Using the methods laid out for the moon observation activity, estimate the daily amount of angular change in the moon's position. What is this estimate? The angular change is approximately 13 degrees per day (Seligman, Unk.).

4. Radioactive decay is one of the sources of the heat that drives Earth's geologic activity. Radioactive decay also enables us to date rocks and to determine the age of Earth and other solar system bodies. In this activity, you will simulate the Radioactive decay of 36 atoms of a rare isotope of uranium, U-235. U-235 has a half-life of 700 million years. Gather 36 coins and arrange them in a 6 a -- " 6 grid with all of the coins facing heads-up. Flip each coin once and place it back in its original location. This represents the passage of one half-life (700 million years, for this example). The coins that come up heads represent atoms that have not yet decayed; the coins that come up tails represent atoms that have decayed. Record the number of heads below. Next, flip each of the remaining heads-up coins once and place it back in its original location. 1.4 billion years have now passed (2 a -- " 700 million). Record the number of remaining heads below. Repeat this process until all coins are tails-up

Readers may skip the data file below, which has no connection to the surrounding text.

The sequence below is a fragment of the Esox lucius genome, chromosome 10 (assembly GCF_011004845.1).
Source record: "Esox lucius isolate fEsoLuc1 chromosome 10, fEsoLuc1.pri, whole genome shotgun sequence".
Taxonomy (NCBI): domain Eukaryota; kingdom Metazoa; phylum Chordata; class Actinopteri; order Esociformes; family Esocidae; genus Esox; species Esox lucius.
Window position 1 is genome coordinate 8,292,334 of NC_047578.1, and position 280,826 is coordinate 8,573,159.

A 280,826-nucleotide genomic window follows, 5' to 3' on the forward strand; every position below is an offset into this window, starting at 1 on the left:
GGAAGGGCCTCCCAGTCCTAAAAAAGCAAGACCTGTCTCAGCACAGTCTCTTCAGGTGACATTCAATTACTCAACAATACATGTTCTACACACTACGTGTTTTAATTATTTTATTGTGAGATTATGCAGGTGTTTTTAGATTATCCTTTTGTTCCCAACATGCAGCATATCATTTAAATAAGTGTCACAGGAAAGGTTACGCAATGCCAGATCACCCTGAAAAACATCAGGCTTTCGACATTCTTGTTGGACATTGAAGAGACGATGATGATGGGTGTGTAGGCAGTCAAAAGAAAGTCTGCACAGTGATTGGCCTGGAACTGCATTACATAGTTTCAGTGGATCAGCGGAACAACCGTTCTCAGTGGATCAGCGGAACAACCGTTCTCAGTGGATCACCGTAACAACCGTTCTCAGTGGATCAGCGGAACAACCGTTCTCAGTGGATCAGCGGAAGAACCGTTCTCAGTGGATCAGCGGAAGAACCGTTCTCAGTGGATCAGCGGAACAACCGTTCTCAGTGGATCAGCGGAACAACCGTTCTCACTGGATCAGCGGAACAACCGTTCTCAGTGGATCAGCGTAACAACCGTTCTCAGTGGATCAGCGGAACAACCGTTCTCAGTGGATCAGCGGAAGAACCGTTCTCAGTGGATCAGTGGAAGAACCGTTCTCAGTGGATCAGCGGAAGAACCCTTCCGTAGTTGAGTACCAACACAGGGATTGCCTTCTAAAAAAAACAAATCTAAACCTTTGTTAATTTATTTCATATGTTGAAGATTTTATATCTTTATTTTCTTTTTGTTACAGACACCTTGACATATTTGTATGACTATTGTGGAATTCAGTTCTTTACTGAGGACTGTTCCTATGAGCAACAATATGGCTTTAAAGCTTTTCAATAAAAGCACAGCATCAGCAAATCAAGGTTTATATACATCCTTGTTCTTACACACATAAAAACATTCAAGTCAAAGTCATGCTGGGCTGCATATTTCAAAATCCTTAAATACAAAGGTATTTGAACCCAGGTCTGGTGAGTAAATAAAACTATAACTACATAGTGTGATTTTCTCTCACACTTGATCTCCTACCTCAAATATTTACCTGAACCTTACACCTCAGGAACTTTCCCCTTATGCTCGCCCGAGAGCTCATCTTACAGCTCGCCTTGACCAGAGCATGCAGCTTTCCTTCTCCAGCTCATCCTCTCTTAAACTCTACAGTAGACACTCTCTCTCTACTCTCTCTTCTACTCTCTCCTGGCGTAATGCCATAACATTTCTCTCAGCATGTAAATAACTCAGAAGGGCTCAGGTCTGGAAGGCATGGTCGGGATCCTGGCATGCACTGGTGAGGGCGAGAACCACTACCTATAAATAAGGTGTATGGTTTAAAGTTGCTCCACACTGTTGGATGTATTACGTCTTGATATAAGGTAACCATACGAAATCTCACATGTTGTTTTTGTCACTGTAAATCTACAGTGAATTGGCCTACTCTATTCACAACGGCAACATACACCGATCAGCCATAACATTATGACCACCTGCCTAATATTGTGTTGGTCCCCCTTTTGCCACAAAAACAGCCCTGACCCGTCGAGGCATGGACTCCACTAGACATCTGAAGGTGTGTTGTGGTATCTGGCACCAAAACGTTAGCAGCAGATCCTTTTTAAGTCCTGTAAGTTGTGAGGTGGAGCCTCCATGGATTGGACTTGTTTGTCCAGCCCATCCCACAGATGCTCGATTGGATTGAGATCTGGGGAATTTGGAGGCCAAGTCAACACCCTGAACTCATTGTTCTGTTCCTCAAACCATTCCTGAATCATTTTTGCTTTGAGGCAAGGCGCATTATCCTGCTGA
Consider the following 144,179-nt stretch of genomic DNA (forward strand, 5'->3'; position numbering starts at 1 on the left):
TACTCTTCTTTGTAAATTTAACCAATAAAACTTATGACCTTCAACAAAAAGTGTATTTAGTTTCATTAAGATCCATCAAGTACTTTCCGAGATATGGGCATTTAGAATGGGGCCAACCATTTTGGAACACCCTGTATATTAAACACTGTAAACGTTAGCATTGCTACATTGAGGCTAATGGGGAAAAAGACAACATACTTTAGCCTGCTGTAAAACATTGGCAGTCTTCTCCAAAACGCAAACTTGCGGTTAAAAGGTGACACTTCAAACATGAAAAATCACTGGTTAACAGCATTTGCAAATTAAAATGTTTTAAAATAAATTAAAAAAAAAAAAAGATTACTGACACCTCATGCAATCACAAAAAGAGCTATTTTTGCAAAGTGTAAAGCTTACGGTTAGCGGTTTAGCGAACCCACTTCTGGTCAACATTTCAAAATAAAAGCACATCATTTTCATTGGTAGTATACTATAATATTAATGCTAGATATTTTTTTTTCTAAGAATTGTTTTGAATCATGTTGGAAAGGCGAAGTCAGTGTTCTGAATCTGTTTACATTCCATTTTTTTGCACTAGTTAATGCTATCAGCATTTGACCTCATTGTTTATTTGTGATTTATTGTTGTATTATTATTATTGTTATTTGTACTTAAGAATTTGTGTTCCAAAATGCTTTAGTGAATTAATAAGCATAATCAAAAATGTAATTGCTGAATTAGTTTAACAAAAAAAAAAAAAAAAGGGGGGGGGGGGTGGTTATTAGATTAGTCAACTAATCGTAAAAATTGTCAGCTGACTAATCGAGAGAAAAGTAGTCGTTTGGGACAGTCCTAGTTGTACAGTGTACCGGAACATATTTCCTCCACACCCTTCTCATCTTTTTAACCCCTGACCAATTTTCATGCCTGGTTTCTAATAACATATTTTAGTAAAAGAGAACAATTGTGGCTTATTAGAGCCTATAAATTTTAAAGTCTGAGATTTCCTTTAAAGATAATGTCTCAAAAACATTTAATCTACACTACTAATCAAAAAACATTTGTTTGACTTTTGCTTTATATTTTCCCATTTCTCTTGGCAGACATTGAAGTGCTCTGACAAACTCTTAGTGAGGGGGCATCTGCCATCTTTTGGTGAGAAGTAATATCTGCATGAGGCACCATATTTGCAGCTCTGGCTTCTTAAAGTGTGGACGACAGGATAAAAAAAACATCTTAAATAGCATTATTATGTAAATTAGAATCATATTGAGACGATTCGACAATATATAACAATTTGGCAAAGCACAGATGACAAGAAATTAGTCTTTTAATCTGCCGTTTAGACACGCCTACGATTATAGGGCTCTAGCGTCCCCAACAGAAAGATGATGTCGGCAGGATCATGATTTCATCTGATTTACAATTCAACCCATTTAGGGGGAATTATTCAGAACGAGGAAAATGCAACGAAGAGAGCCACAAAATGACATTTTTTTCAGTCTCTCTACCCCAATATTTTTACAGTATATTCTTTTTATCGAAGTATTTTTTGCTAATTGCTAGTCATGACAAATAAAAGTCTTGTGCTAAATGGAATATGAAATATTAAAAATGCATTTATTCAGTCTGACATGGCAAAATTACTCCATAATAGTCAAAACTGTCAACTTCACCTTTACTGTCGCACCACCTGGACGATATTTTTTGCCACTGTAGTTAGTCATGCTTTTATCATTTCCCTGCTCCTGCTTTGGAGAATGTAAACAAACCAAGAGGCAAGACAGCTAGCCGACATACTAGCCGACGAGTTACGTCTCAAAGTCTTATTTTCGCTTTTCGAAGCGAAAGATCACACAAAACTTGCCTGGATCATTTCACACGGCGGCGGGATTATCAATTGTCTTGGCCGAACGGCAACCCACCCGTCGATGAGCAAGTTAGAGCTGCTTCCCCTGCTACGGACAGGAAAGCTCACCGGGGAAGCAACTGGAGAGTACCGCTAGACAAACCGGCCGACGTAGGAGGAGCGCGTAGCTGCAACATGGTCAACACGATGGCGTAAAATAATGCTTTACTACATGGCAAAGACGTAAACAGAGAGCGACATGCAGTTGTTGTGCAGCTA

36 Original number of U-235 atoms

21 Remaining number U-235 atoms after first flip

9 Remaining number U-235 atoms after second flip

5 Remaining number U-235 atoms after third flip

2

Remaining number U-235 atoms after fourth flip

0 Remaining number U-235 atoms after fifth flip

How many half-lives did it take for all of the atoms to decay?

Five

To how many years does that equate?

5*700 million = 35 million years

Do you think everyone in class will get the same answer? Why or why not?

No, because somewhere near half of the coins should have come up heads with each flip, but the number of flips it will take each student to get down to zero will vary.

Stage 3

1. Data and results from your star… [END OF PREVIEW]